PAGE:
The Obamacare of Real Estate
3:01 PM, Mar 18, 2014 • By JAMES K. GLASSMAN
Top Senate Banking Committee members released plans this week to wind down mortgage giants Fannie Mae and Freddie Mac and replace them with a complicated apparatus disturbingly similar to Obamacare.
While the proposal by Senators Tim Johnson (D-SD), the chairman, and Mike Crapo (R-ID), the ranking member, was announced with great fanfare, it simply follows the outlines of another bipartisan bill, offered last year by Sens. Bob Corker (R-TN) and Mark Warner (D-VA). The idea is to get rid of the two government-sponsored enterprises (GSEs) that provide mortgage financing today for most American homes and replace them with a system of private lending with securities explicitly backed by the federal government.
In going through contortions to reinvent the housing finance system, the senators have avoided the obvious solution: keep the basic platform that has generally served American homeowners well but reform it to reduce risks. Instead, Johnson and the others have come up with a contraption that resembles the Affordable Care Act in its convolutions and its potential for unintended consequences.
It’s hard to understand why legislators think that government can restructure this one-sixth of the economy any better than they are restructuring the one-sixth represented by health care.
But the problems with Johnson-Crapo-Corker-Warner don’t end there. The legislation would also add $5 trillion to the liabilities side of the federal balance sheet and tempt ratings agencies to demote government bonds again. And, in defiance of the rule of law, the senators blithely strip shareholders of all their assets in two major businesses. This is behavior you expect in Venezuela, not in the United States, and it will certainly lead to an erosion of investor confidence.
Some history is in order. Fannie started as a federal agency in 1938 and went public in 1968; Freddie sold stock in 1989. Partly because Congress pressured the GSEs to back riskier mortgages with inadequate capital, the two got into deep trouble in 2008 and helped spark the global financial crisis.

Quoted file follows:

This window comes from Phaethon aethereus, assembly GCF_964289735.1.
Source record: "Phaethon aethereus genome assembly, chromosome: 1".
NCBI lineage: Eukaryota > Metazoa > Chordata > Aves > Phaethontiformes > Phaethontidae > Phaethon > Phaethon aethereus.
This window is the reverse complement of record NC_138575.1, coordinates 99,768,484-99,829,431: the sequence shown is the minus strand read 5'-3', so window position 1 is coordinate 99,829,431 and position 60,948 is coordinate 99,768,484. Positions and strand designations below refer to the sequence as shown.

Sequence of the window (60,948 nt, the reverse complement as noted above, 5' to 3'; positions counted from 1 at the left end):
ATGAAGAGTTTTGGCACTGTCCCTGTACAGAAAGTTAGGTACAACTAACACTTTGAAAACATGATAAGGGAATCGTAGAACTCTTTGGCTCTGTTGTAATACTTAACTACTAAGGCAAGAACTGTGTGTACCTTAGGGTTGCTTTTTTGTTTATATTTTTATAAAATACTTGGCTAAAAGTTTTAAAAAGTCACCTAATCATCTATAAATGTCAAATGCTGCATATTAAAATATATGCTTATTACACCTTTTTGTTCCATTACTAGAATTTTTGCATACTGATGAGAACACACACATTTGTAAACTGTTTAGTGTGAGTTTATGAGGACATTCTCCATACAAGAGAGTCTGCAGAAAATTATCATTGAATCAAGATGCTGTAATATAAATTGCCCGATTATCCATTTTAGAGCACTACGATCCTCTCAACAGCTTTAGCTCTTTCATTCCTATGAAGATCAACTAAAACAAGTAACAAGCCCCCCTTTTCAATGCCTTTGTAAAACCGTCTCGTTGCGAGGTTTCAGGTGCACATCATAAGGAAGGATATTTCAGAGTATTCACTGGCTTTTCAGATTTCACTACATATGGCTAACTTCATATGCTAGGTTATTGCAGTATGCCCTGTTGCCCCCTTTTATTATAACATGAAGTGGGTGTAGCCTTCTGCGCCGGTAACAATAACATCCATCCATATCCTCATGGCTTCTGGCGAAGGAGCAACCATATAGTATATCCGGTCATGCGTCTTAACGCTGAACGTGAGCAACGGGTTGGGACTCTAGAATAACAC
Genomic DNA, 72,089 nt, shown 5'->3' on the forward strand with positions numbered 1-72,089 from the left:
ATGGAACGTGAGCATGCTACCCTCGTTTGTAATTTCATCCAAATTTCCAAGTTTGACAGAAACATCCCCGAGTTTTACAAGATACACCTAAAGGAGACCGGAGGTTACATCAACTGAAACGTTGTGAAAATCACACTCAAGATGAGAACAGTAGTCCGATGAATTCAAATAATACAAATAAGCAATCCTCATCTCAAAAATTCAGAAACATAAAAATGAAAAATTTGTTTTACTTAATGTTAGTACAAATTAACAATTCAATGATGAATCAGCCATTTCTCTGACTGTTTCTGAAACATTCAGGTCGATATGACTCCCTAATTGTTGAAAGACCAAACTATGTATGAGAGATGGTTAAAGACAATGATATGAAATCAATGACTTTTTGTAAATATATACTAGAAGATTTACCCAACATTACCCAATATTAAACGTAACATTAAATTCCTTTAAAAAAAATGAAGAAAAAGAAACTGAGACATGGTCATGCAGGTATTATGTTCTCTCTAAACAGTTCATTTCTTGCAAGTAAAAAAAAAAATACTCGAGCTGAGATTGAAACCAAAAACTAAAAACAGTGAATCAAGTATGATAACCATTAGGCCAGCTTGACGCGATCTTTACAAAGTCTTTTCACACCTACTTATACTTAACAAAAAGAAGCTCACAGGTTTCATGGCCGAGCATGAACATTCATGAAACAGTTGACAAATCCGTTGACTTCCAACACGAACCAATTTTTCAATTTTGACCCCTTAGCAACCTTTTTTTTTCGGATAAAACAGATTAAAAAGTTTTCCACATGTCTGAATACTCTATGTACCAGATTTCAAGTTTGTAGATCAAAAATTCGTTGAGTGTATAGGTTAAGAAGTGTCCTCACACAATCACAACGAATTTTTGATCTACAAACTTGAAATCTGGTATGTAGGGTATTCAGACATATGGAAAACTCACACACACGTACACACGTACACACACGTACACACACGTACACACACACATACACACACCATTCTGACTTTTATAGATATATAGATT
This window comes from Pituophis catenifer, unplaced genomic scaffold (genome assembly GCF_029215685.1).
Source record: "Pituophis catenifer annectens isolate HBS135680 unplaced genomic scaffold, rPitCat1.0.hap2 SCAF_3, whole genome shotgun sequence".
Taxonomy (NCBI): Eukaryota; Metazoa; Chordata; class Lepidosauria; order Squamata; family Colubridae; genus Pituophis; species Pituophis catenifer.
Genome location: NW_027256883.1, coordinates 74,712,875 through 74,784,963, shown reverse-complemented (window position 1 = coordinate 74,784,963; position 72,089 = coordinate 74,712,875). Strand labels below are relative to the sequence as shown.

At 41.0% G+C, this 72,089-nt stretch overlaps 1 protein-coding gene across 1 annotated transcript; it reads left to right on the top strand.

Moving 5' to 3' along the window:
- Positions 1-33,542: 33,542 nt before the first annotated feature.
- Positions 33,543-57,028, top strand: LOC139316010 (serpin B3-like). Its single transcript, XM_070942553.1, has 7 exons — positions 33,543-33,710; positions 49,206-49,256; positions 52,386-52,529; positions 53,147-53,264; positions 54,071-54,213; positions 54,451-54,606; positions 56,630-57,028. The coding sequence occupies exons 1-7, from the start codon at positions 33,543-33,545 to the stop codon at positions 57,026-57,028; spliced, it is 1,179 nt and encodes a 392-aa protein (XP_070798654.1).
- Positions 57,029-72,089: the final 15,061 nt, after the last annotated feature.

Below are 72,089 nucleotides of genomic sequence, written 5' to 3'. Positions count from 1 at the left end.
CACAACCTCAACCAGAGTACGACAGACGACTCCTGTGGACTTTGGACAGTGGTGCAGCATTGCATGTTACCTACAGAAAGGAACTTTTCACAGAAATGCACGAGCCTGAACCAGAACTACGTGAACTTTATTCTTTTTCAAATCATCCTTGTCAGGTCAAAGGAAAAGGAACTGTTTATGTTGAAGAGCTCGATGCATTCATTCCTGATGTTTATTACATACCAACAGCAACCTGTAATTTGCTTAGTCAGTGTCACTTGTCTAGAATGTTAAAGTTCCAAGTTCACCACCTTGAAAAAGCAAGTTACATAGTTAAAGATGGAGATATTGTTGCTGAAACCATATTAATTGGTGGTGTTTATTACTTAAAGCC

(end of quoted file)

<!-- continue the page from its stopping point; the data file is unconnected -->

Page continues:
The federal government stepped in with a rescue that totalled $187 billion. After reforms were imposed, Fannie and Freddie emerged from the disaster sound and profitable. They have already repaid $185 billion to the Treasury and later this month are scheduled to add $18 billion more, giving taxpayers a solid profit. Without dividends from Fannie and Freddie, the federal deficit last year would have been greater by nearly one-fifth.
For its bailout funds, the Treasury five years ago received common and preferred stock, and the assumption was that, when taxpayers got their money back (plus a nice profit), the feds would exit as shareholders. Fannie and Freddie would then continue to operate as stock companies with stronger regulatory safeguards, less political interference, more capital, and (many of us hoped) an end to the implied government guarantee on their debt.
The original deal required Fannie and Freddie to repay the Treasury with a 10 percent annual dividend, but the government unilaterally changed the terms in 2012 to something called a “net worth sweep,” with all profits each quarter going to the Treasury.
Citigroup, AIG, and other recipients of bailout funding paid back what they owed, and those companies still exist – and, in most cases, thrive – with private capital provided by large and small shareholders and lenders. Fannie and Freddie, on the other hand, are zombies, stripped of their capital, with shareholders hanging on in hopes that the feds will come to their senses and abide by the rule of law.
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